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Ethan Hawke Waits for Godot, or for the Zoom Screen to Unfreeze

Scene 1

(A Zoom rehearsal for the New Group’s virtual production of “Waiting for Godot,” which premières this week. Ethan Hawke plays Vladimir. John Leguizamo plays Estragon. Hawke is goateed and in Brooklyn, where it’s afternoon. Leguizamo, in a Mets hat, is in a hotel in London, where it’s evening. The cast, in adjacent boxes, includes Wallace Shawn, as Lucky, and Tarik Trotter, from the Roots, as Pozzo. The director, Scott Elliott, watches the end of a run-through, before the play is filmed in the course of four days.)

HAWKE (Vladimir): Well, shall we go?

LEGUIZAMO (Estragon): Yes, let’s go.

(They do not move.)

ELLIOTT: Thank you, guys. That had a really good pace. A couple of things that I jotted down. Wally, those moments around dropping the bag—I think we have to go through when you’re standing and when you’re sitting, because that moment lost its potency. Tarik, for your big speech, is there a way to set up junk in front of you on the computer, so you can swipe something off during that moment? You’re muted, Tarik.

TROTTER (Unmutes.): Yeah, I can set some stuff up.

ELLIOTT: Beautiful speech, Ethan, the direct address. I was thinking, Boy, am I ready to stop watching this on Zoom. It’s going to be so different on real cameras, with lighting. The Zoom of it all is getting a little tiresome.

SHAWN (to the associate director): Monet, can we talk for five minutes about standing and sitting? That’s the only thing I have to do in the play, but I’ve screwed it up.

Scene 2

(A different Zoom room, later. Tech break. Leguizamo is waiting for Hawke.)

LEGUIZAMO: We’ve just been doing camera setup. It’s tricky, man. I’m not a technician, but I’m doing sound, lighting. I’ve got to change everything to British plugs. It’s intense. Ethan asked me to be a part of this. Being in lockdown, we’ve lost a sense of whether it’s Monday or Friday. It felt like Beckett asking the same things—What day is it? Is this where we were supposed to be? When is he coming? Is he coming?

HAWKE (entering): Yo, sorry. I was on the other Zoom link. Did you do your camera test, John?

LEGUIZAMO: Couldn’t finish. I have to go back.

HAWKE: Fuck.

LEGUIZAMO: Your pad looks dope.

HAWKE: This is my son’s room. It’s been adapted into a post-apocalyptic bunker. Cool, right? (He tilts the lens up. A set has been delivered: ghost lights, wood-burning stove.) This has been the strangest project I’ve ever endeavored in my life. We started in, what, July? June? John and I got together, just Zoomin’ each other, reading “Godot.” We’ve been running with it, but the goddam thing has ballooned and taken over my life.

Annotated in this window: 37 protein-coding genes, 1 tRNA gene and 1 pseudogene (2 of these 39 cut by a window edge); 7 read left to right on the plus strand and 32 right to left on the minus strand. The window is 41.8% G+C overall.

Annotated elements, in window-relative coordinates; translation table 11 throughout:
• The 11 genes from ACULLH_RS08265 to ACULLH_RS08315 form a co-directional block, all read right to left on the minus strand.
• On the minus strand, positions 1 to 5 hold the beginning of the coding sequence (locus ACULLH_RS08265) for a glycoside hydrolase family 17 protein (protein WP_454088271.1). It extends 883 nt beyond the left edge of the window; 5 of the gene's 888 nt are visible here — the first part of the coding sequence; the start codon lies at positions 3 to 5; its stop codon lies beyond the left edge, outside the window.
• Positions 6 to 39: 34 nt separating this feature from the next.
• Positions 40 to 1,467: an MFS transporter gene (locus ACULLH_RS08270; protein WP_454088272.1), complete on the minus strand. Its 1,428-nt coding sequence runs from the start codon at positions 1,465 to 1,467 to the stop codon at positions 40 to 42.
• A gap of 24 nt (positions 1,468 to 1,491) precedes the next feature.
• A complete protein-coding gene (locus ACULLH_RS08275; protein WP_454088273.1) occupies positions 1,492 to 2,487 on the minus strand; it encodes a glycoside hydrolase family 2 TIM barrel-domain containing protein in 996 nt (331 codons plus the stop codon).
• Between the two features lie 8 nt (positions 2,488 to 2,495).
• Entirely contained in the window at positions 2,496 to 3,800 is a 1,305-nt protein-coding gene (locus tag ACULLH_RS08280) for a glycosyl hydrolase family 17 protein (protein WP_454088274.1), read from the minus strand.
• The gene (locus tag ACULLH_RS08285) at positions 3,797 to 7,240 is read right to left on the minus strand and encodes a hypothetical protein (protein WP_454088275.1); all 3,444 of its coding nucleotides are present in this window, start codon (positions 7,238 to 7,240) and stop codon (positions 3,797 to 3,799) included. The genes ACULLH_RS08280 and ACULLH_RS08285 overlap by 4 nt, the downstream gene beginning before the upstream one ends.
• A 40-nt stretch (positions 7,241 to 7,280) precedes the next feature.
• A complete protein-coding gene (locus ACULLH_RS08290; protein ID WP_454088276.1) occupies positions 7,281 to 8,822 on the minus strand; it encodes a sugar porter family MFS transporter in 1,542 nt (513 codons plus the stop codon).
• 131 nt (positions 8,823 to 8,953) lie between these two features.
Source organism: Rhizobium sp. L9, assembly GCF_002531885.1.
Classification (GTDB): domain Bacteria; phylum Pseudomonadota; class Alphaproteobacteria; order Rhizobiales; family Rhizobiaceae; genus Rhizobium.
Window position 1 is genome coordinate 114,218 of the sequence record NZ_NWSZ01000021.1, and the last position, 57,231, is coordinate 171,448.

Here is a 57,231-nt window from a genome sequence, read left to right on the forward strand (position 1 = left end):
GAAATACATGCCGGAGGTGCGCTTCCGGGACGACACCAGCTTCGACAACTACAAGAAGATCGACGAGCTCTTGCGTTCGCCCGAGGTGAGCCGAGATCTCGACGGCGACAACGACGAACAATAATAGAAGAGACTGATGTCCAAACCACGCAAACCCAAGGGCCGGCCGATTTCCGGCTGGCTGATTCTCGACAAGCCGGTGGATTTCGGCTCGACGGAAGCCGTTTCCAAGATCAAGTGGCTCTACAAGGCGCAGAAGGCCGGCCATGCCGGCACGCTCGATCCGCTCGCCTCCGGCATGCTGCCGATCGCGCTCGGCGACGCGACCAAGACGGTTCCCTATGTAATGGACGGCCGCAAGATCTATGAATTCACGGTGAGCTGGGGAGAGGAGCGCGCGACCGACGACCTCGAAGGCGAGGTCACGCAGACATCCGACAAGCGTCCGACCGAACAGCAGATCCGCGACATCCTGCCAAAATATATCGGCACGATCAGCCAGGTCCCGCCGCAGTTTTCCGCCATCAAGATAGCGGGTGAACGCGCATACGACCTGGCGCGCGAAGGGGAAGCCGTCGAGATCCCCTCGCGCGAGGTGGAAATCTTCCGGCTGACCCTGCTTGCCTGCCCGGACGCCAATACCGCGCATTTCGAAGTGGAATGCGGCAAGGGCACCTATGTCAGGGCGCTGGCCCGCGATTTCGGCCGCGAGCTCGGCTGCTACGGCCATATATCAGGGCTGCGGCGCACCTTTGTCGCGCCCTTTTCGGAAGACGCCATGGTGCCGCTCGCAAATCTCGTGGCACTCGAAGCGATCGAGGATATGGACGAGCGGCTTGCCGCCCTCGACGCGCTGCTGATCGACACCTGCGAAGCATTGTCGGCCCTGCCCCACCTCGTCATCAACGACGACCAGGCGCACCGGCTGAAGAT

LEGUIZAMO: He’s not kidding.

HAWKE: One of the things about running these lines—have you noticed this, John?—is that all of my life now sounds like the dialogue. “What’s for dinner?” “What did we have last night?” “I don’t remember.” I find Zoom alienating in general. You’re connected to people, but you’re not connected. That’s why I first started thinking about Beckett, because I had these Zoom meetings, and they seemed like a Beckett play.

LEGUIZAMO: It’s been really good for “Godot,” because Zoom makes you have to be more honest than the stage. It’s all closeups. You can’t lie.

HAWKE: The play’s usually full of physical comedy—slapping each other, rolling in the dirt together—and we have to use the fact that we can’t touch. (They “kiss” through the screen.)

LEGUIZAMO: Here, take my glasses. (He holds his glasses to the camera and Hawke pretends to receive them, a continent away. They laugh.)

ELLIOTT (entering): How did I get in here? I didn’t mean to come to this Zoom. I don’t even know how I clicked on this. Goodbye! (Exits.)

HAWKE (putting on a red bowler hat): John and I are both pretty restless. I don’t know if I’ve ever actually been bored. You’re looking at one of our ways of coping with boredom—we made ourselves memorize fucking eighty pages of babble. I think once we get going, we’ll get into a groove.

LEGUIZAMO: Slow it down, speed it up. Make it friendly, make it aggressive.

HAWKE: I thought you were really good today, but I felt out of it.

LEGUIZAMO: I thought you were amazing. I was out of it. I was, like, I just can’t connect today. I just can’t . . . I felt so out of it, man. . . .

(They do not move.) ♦

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